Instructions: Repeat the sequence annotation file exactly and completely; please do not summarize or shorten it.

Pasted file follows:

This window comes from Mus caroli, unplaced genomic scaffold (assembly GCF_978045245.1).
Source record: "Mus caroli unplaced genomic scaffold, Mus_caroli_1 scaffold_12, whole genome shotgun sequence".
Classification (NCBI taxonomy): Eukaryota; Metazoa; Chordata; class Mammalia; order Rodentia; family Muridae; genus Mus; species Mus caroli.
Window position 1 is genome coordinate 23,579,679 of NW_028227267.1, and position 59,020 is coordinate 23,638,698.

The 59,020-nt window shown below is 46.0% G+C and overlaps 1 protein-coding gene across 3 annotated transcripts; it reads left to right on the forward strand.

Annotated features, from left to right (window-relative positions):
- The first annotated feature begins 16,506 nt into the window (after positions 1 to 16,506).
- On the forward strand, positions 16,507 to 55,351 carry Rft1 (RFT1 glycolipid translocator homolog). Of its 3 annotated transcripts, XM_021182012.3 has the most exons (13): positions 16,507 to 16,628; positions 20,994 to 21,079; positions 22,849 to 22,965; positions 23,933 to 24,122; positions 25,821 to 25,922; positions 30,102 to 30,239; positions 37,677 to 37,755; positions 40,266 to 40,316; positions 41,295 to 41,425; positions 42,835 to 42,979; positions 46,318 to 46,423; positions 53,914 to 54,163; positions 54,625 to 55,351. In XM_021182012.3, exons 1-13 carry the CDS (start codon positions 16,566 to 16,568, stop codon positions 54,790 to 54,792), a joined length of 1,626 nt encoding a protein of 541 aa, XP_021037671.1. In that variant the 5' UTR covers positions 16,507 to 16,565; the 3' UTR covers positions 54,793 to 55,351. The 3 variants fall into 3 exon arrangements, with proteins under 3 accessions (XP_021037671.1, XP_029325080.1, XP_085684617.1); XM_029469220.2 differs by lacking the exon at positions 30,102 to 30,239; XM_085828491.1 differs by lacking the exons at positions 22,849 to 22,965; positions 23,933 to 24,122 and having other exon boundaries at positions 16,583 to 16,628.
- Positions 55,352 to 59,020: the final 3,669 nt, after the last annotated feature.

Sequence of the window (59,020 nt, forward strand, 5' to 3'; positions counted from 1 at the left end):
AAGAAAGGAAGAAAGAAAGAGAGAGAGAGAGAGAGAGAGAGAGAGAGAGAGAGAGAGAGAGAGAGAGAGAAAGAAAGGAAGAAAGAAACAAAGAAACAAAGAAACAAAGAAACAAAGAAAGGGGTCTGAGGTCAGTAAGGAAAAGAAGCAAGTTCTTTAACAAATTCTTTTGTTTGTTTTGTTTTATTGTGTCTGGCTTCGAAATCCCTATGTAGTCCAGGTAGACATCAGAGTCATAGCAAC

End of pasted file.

This window comes from Mus caroli, unplaced genomic scaffold (assembly GCF_978045245.1).
Source record: "Mus caroli unplaced genomic scaffold, Mus_caroli_1 scaffold_12, whole genome shotgun sequence".
Classification (NCBI taxonomy): Eukaryota; Metazoa; Chordata; class Mammalia; order Rodentia; family Muridae; genus Mus; species Mus caroli.
Window position 1 is genome coordinate 23,579,679 of NW_028227267.1, and position 59,020 is coordinate 23,638,698.

The 59,020-nt window shown below is 46.0% G+C and overlaps 1 protein-coding gene across 3 annotated transcripts; it reads left to right on the forward strand.

Annotated features, from left to right (window-relative positions):
- The first annotated feature begins 16,506 nt into the window (after positions 1 to 16,506).
- On the forward strand, positions 16,507 to 55,351 carry Rft1 (RFT1 glycolipid translocator homolog). Of its 3 annotated transcripts, XM_021182012.3 has the most exons (13): positions 16,507 to 16,628; positions 20,994 to 21,079; positions 22,849 to 22,965; positions 23,933 to 24,122; positions 25,821 to 25,922; positions 30,102 to 30,239; positions 37,677 to 37,755; positions 40,266 to 40,316; positions 41,295 to 41,425; positions 42,835 to 42,979; positions 46,318 to 46,423; positions 53,914 to 54,163; positions 54,625 to 55,351. In XM_021182012.3, exons 1-13 carry the CDS (start codon positions 16,566 to 16,568, stop codon positions 54,790 to 54,792), a joined length of 1,626 nt encoding a protein of 541 aa, XP_021037671.1. In that variant the 5' UTR covers positions 16,507 to 16,565; the 3' UTR covers positions 54,793 to 55,351. The 3 variants fall into 3 exon arrangements, with proteins under 3 accessions (XP_021037671.1, XP_029325080.1, XP_085684617.1); XM_029469220.2 differs by lacking the exon at positions 30,102 to 30,239; XM_085828491.1 differs by lacking the exons at positions 22,849 to 22,965; positions 23,933 to 24,122 and having other exon boundaries at positions 16,583 to 16,628.
- Positions 55,352 to 59,020: the final 3,669 nt, after the last annotated feature.

Sequence of the window (59,020 nt, forward strand, 5' to 3'; positions counted from 1 at the left end):
AAGAAAGGAAGAAAGAAAGAGAGAGAGAGAGAGAGAGAGAGAGAGAGAGAGAGAGAGAGAGAGAGAGAGAAAGAAAGGAAGAAAGAAACAAAGAAACAAAGAAACAAAGAAACAAAGAAAGGGGTCTGAGGTCAGTAAGGAAAAGAAGCAAGTTCTTTAACAAATTCTTTTGTTTGTTTTGTTTTATTGTGTCTGGCTTCGAAATCCCTATGTAGTCCAGGTAGACATCAGAGTCATAGCAAC